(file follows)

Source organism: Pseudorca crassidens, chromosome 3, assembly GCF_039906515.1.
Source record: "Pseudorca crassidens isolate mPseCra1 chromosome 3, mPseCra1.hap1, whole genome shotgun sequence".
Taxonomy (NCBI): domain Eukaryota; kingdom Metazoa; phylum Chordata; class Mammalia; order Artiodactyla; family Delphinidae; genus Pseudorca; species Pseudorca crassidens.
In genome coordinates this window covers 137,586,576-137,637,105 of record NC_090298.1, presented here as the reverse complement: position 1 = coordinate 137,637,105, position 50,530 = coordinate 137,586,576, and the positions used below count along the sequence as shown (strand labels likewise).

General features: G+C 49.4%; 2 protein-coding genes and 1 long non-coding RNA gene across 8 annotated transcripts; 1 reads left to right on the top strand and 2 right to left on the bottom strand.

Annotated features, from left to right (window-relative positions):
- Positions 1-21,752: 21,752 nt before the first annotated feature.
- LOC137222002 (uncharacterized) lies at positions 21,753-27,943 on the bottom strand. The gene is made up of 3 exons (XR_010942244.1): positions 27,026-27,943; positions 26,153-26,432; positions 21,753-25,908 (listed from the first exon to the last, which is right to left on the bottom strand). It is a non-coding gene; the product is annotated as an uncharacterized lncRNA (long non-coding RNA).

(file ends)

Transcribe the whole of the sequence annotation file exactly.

Source organism: Pseudorca crassidens, chromosome 3, assembly GCF_039906515.1.
Source record: "Pseudorca crassidens isolate mPseCra1 chromosome 3, mPseCra1.hap1, whole genome shotgun sequence".
Taxonomy (NCBI): domain Eukaryota; kingdom Metazoa; phylum Chordata; class Mammalia; order Artiodactyla; family Delphinidae; genus Pseudorca; species Pseudorca crassidens.
In genome coordinates this window covers 137,586,576-137,637,105 of record NC_090298.1, presented here as the reverse complement: position 1 = coordinate 137,637,105, position 50,530 = coordinate 137,586,576, and the positions used below count along the sequence as shown (strand labels likewise).

General features: G+C 49.4%; 2 protein-coding genes and 1 long non-coding RNA gene across 8 annotated transcripts; 1 reads left to right on the top strand and 2 right to left on the bottom strand.

Annotated features, from left to right (window-relative positions):
- Positions 1-21,752: 21,752 nt before the first annotated feature.
- LOC137222002 (uncharacterized) lies at positions 21,753-27,943 on the bottom strand. The gene is made up of 3 exons (XR_010942244.1): positions 27,026-27,943; positions 26,153-26,432; positions 21,753-25,908 (listed from the first exon to the last, which is right to left on the bottom strand). It is a non-coding gene; the product is annotated as an uncharacterized lncRNA (long non-coding RNA).